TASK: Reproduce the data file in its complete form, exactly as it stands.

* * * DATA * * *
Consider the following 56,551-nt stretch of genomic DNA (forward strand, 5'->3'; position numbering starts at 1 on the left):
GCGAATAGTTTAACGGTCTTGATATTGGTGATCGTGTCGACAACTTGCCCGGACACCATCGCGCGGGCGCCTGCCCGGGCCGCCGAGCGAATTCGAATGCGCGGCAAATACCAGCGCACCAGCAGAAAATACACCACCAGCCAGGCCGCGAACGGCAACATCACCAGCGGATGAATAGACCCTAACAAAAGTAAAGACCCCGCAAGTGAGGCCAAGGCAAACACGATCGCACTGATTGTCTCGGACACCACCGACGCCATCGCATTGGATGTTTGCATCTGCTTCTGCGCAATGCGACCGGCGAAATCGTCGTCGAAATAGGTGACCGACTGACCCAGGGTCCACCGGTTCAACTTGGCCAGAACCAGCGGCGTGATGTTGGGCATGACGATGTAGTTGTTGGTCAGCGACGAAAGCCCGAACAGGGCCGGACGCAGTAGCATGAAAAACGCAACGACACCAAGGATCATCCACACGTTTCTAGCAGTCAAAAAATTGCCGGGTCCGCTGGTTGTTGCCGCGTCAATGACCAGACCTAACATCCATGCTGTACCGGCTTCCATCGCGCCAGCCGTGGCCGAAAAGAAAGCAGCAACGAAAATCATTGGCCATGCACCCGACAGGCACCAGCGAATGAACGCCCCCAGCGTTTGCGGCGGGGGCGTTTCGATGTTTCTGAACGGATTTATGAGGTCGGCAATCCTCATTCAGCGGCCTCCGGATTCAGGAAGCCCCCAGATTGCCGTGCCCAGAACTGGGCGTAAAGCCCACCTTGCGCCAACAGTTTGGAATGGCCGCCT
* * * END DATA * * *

Consider the following 56,551-nt stretch of genomic DNA (forward strand, 5'->3'; position numbering starts at 1 on the left):
GCGAATAGTTTAACGGTCTTGATATTGGTGATCGTGTCGACAACTTGCCCGGACACCATCGCGCGGGCGCCTGCCCGGGCCGCCGAGCGAATTCGAATGCGCGGCAAATACCAGCGCACCAGCAGAAAATACACCACCAGCCAGGCCGCGAACGGCAACATCACCAGCGGATGAATAGACCCTAACAAAAGTAAAGACCCCGCAAGTGAGGCCAAGGCAAACACGATCGCACTGATTGTCTCGGACACCACCGACGCCATCGCATTGGATGTTTGCATCTGCTTCTGCGCAATGCGACCGGCGAAATCGTCGTCGAAATAGGTGACCGACTGACCCAGGGTCCACCGGTTCAACTTGGCCAGAACCAGCGGCGTGATGTTGGGCATGACGATGTAGTTGTTGGTCAGCGACGAAAGCCCGAACAGGGCCGGACGCAGTAGCATGAAAAACGCAACGACACCAAGGATCATCCACACGTTTCTAGCAGTCAAAAAATTGCCGGGTCCGCTGGTTGTTGCCGCGTCAATGACCAGACCTAACATCCATGCTGTACCGGCTTCCATCGCGCCAGCCGTGGCCGAAAAGAAAGCAGCAACGAAAATCATTGGCCATGCACCCGACAGGCACCAGCGAATGAACGCCCCCAGCGTTTGCGGCGGGGGCGTTTCGATGTTTCTGAACGGATTTATGAGGTCGGCAATCCTCATTCAGCGGCCTCCGGATTCAGGAAGCCCCCAGATTGCCGTGCCCAGAACTGGGCGTAAAGCCCACCTTGCGCCAACAGTTTGGAATGGCCGCCT